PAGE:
LET'S WORK IT OUT. I think we are far enough along that it is time to work through an example. I'm going to pick a fitness goal because according to Cooper Aerobics about 38% of New Year's goals are health or fitness related.

You: I want to lose 20 pounds!

Me: Okay, why would you like that?

You: I don't like the way I look.

Me: Why don't you like the way you look?

You: I mean LOOK at these jelly rolls! *squeeze*

Me: Okay, so you don't like having jelly rolls. Why?

You: *rolls eyes* Nobody likes jelly rolls. People look at them and they think they are gross.

Me: Why does it matter if people think they are gross?

You: It makes me feel uncomfortable wondering what other people are thinking of me.

Me: Okay, so what do YOU want?

You: I want to feel comfortable in my own skin and not worry about what other people think.

AHA! Now we are on to something. If we had stopped at "I need to lose 20 pounds because other people think jelly rolls are gross" that would not have been centered around you and would have been a negative motivator instead of a positive one. We dug deeper until we could turn it into something you wanted and used an "I want" statement. It is still half about other people, but definitely concrete enough to work with and includes some emotions. Now we went from "I want to lose 20 pounds" to "I want to lose 20 pounds because other people think rolls are gross" to "I want to lose 20 pounds because I want to feel comfortable in my own skin and not worry what other people think of me." Which one is the most motivating?

4) Evaluate the healthiness of your reason. There are healthy and unhealthy reasons to do things, and checking to make sure your reason is healthy can save you a lot of sadness, anger, and frustration. Because doing things for the wrong reason will probably not bring you happiness even if you achieve it.

Here is a list of some healthy reasons to set goals:

-Fulfill basic needs (food, housing, safety)

-Create or enhance meaningful relationships

-Contribute to the betterment of others (society, community, animals, nature)

-Increase your physical or mental health

-Reduce your stress/increase your enjoyment of life

-Because you are interested to try a new things or have a new experience

Here are some unhealthy reasons to set goals:

-Because someone else told you it's important. It could be your mom, your spouse, your boss. I don't care who said it, taking on goals solely for the sake of someone else is not healthy.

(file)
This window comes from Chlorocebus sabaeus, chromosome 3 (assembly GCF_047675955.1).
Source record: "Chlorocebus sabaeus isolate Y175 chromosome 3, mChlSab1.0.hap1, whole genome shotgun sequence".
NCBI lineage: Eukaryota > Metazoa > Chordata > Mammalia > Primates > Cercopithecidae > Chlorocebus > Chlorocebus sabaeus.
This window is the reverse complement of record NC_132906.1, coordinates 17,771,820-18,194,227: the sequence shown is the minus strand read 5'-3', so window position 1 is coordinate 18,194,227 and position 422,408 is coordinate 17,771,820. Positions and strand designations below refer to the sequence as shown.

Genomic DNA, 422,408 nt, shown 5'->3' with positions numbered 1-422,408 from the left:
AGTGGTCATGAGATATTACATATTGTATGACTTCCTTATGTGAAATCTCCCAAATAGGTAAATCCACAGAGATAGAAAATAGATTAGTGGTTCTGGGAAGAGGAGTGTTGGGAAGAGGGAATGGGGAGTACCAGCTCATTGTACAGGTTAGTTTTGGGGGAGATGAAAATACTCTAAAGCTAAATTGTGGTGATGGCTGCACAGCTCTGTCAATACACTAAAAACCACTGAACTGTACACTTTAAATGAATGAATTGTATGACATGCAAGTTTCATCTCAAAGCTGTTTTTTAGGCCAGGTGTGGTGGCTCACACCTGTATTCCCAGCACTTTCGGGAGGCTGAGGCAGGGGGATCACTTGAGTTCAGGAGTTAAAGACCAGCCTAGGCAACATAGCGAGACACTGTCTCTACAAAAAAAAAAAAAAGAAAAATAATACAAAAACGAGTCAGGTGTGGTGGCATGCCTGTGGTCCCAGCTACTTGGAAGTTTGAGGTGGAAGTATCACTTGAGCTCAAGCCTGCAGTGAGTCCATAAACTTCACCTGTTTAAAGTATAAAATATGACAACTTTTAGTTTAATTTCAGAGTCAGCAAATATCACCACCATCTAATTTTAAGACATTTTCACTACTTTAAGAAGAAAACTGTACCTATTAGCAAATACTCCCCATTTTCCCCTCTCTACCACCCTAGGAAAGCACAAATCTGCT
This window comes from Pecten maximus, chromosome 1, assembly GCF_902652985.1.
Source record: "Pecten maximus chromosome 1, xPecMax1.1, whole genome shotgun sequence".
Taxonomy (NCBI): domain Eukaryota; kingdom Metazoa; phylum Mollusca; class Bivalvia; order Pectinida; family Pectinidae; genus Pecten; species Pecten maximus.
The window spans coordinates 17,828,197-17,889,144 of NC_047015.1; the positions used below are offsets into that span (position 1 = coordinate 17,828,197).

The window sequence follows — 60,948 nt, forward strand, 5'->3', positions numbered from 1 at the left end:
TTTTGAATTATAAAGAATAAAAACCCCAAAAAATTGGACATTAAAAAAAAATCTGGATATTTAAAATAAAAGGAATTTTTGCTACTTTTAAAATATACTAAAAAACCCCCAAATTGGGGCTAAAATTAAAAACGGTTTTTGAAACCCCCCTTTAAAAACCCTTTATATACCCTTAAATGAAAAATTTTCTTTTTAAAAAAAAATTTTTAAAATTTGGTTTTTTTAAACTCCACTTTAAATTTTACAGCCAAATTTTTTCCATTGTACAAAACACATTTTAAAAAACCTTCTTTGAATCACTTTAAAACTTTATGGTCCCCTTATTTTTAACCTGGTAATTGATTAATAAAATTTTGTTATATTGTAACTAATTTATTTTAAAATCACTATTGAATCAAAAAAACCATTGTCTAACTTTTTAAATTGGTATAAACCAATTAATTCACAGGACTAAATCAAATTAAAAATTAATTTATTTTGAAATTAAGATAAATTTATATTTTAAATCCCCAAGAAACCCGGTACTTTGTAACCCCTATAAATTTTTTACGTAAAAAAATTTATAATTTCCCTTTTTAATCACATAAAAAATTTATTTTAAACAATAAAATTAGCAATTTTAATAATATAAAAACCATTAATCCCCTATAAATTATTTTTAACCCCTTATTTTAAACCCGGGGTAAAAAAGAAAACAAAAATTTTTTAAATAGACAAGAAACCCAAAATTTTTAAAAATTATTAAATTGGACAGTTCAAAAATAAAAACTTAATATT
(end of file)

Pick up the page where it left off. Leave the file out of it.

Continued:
-Because someone else has given an ultimatum/requirement (you need to do this for me to do or get that kind of situation). Healthy relationships are not a tit-for-tat agreement. You shouldn't be required to do something in order to get something else.

-Because it is the "right" or "good" thing to do

-To get back at someone else or to show them up

-Keeping up appearances/having things to keep up with peers

You might want to argue with the first couple of unhealthy points. You might say "But Amanda, if this person says I need to do something I should do it because I value that person". Well if someone you value says you should do something then yes, I think you should seriously consider it. But considering something and seeing if it is right for you and just doing what other people say are two very different things. You need to ask yourself some questions: Are they saying it for my value? Would it improve our relationship? Would it better myself as a person? Is it something that I agree with? Is it something I want to change? Is the consequence of not doing it worth it to me to change my behavior?

So if your significant other says "I think you should lose weight" ask them why. Maybe they will say something like "I am worried about your health" or "I'm sorry, but it has gotten to a point that it is affecting my attraction to you". Then if you decide to take on their request you still need to make it your own. Instead of your goal being "Lose weight because my SO says so", maybe it will become "I want to lose weight because it is important to me to keep the romance going in my relationship and I want to feel sexy." Now the goal is about you and you have made it your own.

ONE LAST THING! Are you sure that you can't create the emotion that you are wanting now with the things that you already have? You don't necessarily have to meet any condition in order to feel an emotion. You don't need to blow $5,000 trip to Aruba to foster feelings of relaxation. You don't need to lose weight in order to stop caring about what other people think. Your goals and the emotions you are looking for can be achieved separately. And I think they should be worked on separately.

Working on fostering emotions that bring you happiness and fulfillment are in themselves a meaningful and obtainable goal. The conditions of your life don't need to change in order for you to feel good.

In some ways I think we should forget New Year's Resolutions and work on our own personal Evolution. When we evolve our perspective and mindset we can find those good feelings we are searching for and become more fulfilled and balanced as a person.

If you want to learn more please reach out to me! You can Schedule a Free Consultation about coaching. I would love to talk with you.

I hope that you enjoyed my article - if so please give me a heart below! ❤

Amanda Aten

Happiness & Wellbeing Life Coach

813-435-9442 (text or call)